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The Reorder of Things

The University and Its Pedagogies of Minority Difference

2012
Author:

Roderick A. Ferguson

The Reorder of Things

A critical account of how academia and global capital appropriated the revolutionary fervor of the 1960s and 1970s

In The Reorder of Things, Roderick A. Ferguson traces and assesses the rise of interdisciplines—departments of race, gender, and ethnicity; fields such as queer studies—in the 1960s and 1970s. Ferguson asserts that this rise was not simply a challenge to contemporary power as manifest in academia, the state, and global capitalism but was, rather, constitutive of it.

The Reorder of Things marks a bold and necessary intervention into our understandings of how (neoliberal) hegemony works at this moment—not simply to coopt, but to contain the very difference it makes into abstraction. This is a moment of fire when we are being called upon to kindle a different kind of radical collectivity. Roderick A. Ferguson is the ancient blacksmith forging a new alchemy, which we, too, can hammer out—but only if we dare.

M. Jacqui Alexander, author of Pedagogies of Crossing: Meditations on Feminism, Sexual Politics, Memory and the Sacred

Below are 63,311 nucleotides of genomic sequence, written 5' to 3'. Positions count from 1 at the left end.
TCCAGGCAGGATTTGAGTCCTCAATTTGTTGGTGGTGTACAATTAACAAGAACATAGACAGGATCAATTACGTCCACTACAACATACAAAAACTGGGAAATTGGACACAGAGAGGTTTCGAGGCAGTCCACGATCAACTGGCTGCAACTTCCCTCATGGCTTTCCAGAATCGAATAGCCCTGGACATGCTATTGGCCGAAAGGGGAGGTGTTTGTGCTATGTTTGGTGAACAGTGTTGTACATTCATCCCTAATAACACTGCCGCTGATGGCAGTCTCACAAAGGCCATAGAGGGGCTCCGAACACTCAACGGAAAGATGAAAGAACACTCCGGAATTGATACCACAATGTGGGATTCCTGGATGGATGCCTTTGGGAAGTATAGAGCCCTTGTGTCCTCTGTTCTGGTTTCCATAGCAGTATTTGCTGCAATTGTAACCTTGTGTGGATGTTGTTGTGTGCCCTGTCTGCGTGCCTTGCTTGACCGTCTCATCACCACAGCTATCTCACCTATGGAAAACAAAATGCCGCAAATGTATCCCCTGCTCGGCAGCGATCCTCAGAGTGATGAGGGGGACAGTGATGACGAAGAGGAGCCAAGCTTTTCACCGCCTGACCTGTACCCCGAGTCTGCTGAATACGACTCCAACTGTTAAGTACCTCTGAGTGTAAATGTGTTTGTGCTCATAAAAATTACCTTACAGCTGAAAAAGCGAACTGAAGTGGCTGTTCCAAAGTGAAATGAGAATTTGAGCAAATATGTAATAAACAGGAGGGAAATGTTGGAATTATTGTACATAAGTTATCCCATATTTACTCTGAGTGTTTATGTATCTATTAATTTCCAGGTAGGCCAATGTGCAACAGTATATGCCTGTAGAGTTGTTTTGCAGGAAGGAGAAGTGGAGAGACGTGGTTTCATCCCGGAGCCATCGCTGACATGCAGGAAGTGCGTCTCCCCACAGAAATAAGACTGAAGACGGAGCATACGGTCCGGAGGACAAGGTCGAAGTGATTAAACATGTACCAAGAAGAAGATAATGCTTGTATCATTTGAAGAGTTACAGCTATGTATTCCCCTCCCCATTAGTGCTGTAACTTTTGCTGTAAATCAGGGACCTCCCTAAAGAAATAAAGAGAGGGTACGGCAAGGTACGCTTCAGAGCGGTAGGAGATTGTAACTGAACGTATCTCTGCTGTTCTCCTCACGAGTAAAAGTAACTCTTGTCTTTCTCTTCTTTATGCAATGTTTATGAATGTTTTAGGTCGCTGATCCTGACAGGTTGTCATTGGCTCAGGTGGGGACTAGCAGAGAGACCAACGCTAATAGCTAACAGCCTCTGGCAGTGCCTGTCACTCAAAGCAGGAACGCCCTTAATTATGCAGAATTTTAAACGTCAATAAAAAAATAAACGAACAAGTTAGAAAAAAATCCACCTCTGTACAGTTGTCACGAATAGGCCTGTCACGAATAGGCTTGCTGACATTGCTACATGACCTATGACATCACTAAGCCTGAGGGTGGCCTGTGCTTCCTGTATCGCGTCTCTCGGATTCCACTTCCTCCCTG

In the 1960s and 1970s, minority and women students at colleges and universities across the United States organized protest movements to end racial and gender inequality on campus. African American, Chicano, Asian American, American Indian, women, and gay and lesbian activists demanded the creation of departments that reflected their histories and experiences, resulting in the formation of interdisciplinary studies programs that hoped to transform both the university and the wider society beyond the campus.

In The Reorder of Things, Roderick A. Ferguson traces and assesses the ways in which the rise of interdisciplines—departments of race, gender, and ethnicity; fields such as queer studies—were not simply a challenge to contemporary power as manifest in academia, the state, and global capitalism but were, rather, constitutive of it. Ferguson delineates precisely how minority culture and difference as affirmed by legacies of the student movements were appropriated and institutionalized by established networks of power.

Critically examining liberationist social movements and the cultural products that have been informed by them, including works by Adrian Piper, Toni Cade Bambara, Jhumpa Lahiri, and Zadie Smith, The Reorder of Things argues for the need to recognize the vulnerabilities of cultural studies to co-option by state power and to develop modes of debate and analysis that may be in the institution but are, unequivocally, not of it.

The Reorder of Things

Roderick A. Ferguson is professor of race and critical theory at the University of Minnesota, Twin Cities. He is author of Aberrations in Black: Toward a Queer of Color Critique (Minnesota, 2003) and coeditor, with Grace Hong, of Strange Affinities: The Gender and Sexual Politics of Comparative Racialization.

The Reorder of Things